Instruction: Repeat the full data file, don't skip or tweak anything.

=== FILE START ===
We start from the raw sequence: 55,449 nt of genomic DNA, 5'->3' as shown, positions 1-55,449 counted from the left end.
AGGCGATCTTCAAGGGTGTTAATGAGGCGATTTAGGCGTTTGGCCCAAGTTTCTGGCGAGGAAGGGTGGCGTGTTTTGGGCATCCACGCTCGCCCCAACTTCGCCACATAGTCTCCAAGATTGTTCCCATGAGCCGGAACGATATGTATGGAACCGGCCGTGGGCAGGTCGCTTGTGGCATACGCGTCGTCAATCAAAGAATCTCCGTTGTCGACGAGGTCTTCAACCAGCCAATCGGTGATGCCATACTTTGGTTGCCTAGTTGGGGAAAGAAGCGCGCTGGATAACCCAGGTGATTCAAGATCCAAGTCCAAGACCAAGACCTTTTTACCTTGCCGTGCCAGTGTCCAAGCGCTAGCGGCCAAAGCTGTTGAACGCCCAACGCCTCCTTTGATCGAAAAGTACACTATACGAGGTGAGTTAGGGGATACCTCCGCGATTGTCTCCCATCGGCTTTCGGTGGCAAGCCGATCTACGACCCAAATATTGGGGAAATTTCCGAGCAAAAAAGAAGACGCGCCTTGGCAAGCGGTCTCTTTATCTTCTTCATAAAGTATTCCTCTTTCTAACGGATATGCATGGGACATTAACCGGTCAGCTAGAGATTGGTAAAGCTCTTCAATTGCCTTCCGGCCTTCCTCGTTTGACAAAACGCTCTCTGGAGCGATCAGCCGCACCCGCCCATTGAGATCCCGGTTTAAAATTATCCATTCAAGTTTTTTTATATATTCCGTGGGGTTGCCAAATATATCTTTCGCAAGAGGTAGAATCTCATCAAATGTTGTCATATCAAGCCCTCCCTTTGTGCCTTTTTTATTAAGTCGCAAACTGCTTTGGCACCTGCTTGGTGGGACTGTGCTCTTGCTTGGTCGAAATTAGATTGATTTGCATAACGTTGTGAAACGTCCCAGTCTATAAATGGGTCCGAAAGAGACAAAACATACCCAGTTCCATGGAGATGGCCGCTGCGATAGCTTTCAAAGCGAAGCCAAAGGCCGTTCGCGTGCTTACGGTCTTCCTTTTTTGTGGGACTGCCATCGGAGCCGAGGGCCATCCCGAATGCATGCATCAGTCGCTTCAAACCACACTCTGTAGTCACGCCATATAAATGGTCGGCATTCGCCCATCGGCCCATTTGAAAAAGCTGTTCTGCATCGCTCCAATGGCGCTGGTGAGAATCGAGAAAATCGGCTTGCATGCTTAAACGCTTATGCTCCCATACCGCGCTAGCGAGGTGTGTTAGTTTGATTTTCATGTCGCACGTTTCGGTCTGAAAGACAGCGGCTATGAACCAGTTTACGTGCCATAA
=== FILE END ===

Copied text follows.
We start from the raw sequence: 55,449 nt of genomic DNA, 5'->3' as shown, positions 1-55,449 counted from the left end.
AGGCGATCTTCAAGGGTGTTAATGAGGCGATTTAGGCGTTTGGCCCAAGTTTCTGGCGAGGAAGGGTGGCGTGTTTTGGGCATCCACGCTCGCCCCAACTTCGCCACATAGTCTCCAAGATTGTTCCCATGAGCCGGAACGATATGTATGGAACCGGCCGTGGGCAGGTCGCTTGTGGCATACGCGTCGTCAATCAAAGAATCTCCGTTGTCGACGAGGTCTTCAACCAGCCAATCGGTGATGCCATACTTTGGTTGCCTAGTTGGGGAAAGAAGCGCGCTGGATAACCCAGGTGATTCAAGATCCAAGTCCAAGACCAAGACCTTTTTACCTTGCCGTGCCAGTGTCCAAGCGCTAGCGGCCAAAGCTGTTGAACGCCCAACGCCTCCTTTGATCGAAAAGTACACTATACGAGGTGAGTTAGGGGATACCTCCGCGATTGTCTCCCATCGGCTTTCGGTGGCAAGCCGATCTACGACCCAAATATTGGGGAAATTTCCGAGCAAAAAAGAAGACGCGCCTTGGCAAGCGGTCTCTTTATCTTCTTCATAAAGTATTCCTCTTTCTAACGGATATGCATGGGACATTAACCGGTCAGCTAGAGATTGGTAAAGCTCTTCAATTGCCTTCCGGCCTTCCTCGTTTGACAAAACGCTCTCTGGAGCGATCAGCCGCACCCGCCCATTGAGATCCCGGTTTAAAATTATCCATTCAAGTTTTTTTATATATTCCGTGGGGTTGCCAAATATATCTTTCGCAAGAGGTAGAATCTCATCAAATGTTGTCATATCAAGCCCTCCCTTTGTGCCTTTTTTATTAAGTCGCAAACTGCTTTGGCACCTGCTTGGTGGGACTGTGCTCTTGCTTGGTCGAAATTAGATTGATTTGCATAACGTTGTGAAACGTCCCAGTCTATAAATGGGTCCGAAAGAGACAAAACATACCCAGTTCCATGGAGATGGCCGCTGCGATAGCTTTCAAAGCGAAGCCAAAGGCCGTTCGCGTGCTTACGGTCTTCCTTTTTTGTGGGACTGCCATCGGAGCCGAGGGCCATCCCGAATGCATGCATCAGTCGCTTCAAACCACACTCTGTAGTCACGCCATATAAATGGTCGGCATTCGCCCATCGGCCCATTTGAAAAAGCTGTTCTGCATCGCTCCAATGGCGCTGGTGAGAATCGAGAAAATCGGCTTGCATGCTTAAACGCTTATGCTCCCATACCGCGCTAGCGAGGTGTGTTAGTTTGATTTTCATGTCGCACGTTTCGGTCTGAAAGACAGCGGCTATGAACCAGTTTACGTGCCATAA